Caster Semenya and the Ethics of Gender Testing in Sports - U2 Feedback

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Old 08-23-2009, 02:26 AM   #1
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Caster Semenya and the Ethics of Gender Testing in Sports

I don't know if anyone else here has been following the World Athletics Championships in Berlin and the story of Caster Semenya, the 18-year-old South African runner who won the women's 800m gold and is now being forced by the IAAF to undergo a 'gender verification test.' The IAAF say they'd already requested, 3 weeks prior to the Championships, that the South African athletics federation (ASA) withdraw Semenya for this testing, and that their suspicions weren't based on her 'masculine' appearance--which has drawn the lion's share of media attention--but rather on her stunningly rapid rise from obscurity to record-setting times (she's already been tested for doping, and they're apparently confident it's not that). In response, the head of the ASA withdrew from the IAAF in protest, the South African government vowed to file a complaint with the UN Human Rights Commissioner, and Semenya's family have repeatedly condemned what they see as an outrageous public humiliation of their daughter motivated by little more than envy.
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Runner Caster Semenya has heard the gender comments all her life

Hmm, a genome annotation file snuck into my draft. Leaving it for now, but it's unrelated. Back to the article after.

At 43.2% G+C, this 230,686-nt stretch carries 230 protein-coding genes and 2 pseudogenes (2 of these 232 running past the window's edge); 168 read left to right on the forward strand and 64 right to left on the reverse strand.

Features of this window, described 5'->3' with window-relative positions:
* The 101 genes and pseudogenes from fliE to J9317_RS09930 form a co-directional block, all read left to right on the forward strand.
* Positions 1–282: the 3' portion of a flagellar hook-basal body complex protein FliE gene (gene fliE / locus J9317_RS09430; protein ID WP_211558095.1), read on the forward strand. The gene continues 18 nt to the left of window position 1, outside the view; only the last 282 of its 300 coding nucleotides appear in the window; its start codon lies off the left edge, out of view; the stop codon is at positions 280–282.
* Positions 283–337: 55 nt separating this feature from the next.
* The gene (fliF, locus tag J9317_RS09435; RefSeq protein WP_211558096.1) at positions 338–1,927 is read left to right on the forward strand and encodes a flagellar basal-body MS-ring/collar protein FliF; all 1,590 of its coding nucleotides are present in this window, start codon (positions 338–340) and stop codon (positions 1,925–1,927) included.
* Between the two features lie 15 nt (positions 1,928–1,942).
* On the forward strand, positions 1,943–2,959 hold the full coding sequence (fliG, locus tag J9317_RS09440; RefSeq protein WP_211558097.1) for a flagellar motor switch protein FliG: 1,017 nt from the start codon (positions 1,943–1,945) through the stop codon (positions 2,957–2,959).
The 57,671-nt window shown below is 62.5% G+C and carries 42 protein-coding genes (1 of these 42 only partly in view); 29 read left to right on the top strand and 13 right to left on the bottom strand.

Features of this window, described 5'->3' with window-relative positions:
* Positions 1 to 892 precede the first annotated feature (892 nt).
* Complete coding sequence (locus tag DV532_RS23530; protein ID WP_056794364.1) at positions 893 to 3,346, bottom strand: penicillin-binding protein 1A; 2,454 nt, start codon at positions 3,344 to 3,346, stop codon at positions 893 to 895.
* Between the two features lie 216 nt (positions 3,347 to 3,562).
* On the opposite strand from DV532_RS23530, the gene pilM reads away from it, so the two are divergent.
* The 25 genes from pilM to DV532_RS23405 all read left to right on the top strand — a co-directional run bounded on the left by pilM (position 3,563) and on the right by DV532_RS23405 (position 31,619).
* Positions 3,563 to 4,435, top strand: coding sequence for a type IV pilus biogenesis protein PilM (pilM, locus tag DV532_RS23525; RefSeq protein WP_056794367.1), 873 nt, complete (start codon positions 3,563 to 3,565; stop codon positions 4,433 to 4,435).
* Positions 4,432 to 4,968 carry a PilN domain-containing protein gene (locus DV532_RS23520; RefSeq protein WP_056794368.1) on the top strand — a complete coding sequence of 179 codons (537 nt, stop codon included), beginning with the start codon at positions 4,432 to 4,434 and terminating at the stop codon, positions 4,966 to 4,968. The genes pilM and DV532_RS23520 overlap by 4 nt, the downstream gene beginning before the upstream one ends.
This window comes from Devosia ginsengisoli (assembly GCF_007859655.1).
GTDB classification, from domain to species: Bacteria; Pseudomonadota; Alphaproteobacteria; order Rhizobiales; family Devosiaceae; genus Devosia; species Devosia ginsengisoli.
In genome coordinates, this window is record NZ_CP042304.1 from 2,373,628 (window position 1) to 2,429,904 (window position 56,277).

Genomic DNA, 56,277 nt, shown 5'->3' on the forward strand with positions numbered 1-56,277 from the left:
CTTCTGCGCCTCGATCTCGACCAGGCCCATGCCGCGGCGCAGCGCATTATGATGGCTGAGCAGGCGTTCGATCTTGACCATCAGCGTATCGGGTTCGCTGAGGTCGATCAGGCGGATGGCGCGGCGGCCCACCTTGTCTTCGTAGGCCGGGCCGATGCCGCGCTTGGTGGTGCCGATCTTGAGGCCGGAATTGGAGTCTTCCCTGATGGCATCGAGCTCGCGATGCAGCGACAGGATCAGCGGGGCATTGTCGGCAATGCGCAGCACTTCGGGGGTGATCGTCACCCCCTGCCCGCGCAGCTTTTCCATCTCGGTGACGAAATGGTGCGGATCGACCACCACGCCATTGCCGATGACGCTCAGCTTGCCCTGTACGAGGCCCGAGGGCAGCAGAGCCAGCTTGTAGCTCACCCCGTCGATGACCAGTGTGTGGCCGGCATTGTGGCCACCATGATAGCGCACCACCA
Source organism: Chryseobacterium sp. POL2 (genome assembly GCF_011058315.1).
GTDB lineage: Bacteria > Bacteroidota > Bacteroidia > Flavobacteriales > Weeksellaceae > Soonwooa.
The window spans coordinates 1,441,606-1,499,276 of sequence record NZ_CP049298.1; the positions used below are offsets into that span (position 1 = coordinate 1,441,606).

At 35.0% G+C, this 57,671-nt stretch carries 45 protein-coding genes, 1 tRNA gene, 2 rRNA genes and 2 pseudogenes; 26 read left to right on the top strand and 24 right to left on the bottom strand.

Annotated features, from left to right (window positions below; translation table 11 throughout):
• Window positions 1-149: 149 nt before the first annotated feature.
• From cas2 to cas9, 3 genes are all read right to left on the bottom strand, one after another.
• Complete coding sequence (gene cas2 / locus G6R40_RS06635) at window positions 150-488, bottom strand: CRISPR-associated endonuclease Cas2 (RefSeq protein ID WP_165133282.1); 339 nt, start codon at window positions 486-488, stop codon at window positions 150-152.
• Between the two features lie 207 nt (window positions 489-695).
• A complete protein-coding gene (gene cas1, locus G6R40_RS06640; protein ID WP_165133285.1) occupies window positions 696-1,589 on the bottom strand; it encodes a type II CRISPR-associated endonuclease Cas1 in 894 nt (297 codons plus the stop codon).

by Robyn Dixon
Los Angeles Times, August 21


Caster Semenya started to run almost as soon as she could walk. She played soccer with the boys in her rural village. At school races, she'd lap the other girls--sometimes twice or more. Even then, according to friends quoted by South African news reports, girls teased her about looking like a boy. Semenya shrugged it off and kept on running. But after she exploded onto the athletic stage Wednesday in the World Championships in Berlin, beating her nearest rival in the women's 800-meter race by a whopping 2.45 seconds, the question was back: Is she really a she? An Italian rival, Elisa Cusma Piccione, called her a man. Russian runner Mariya Savinova agreed. "Just look at her," she told journalists in Berlin.

...Semenya, who comes from a poor rural background in Limpopo province in northern South Africa, has grappled with the consequences of looking boyish all her life. She grew up with four sisters and a brother in the dusty village of Fairlie, about 40 miles from the nearest town. Being a girl in an African village meant girls' chores: fetching water, washing dishes, cleaning the house. But in her free time, she ran off to play soccer with the boys. The newspaper Beeld quoted high school principal Eric Modiba as saying that Semenya always wore pants instead of skirts, played rough-and-tumble with the boys and that he didn't realize she was a girl until she was in the 11th grade. Friends and family say Semenya went for long runs in the countryside, often alone. If the teasing hurt her, she kept the pain hidden, said her grandmother Maputhi Sekgala.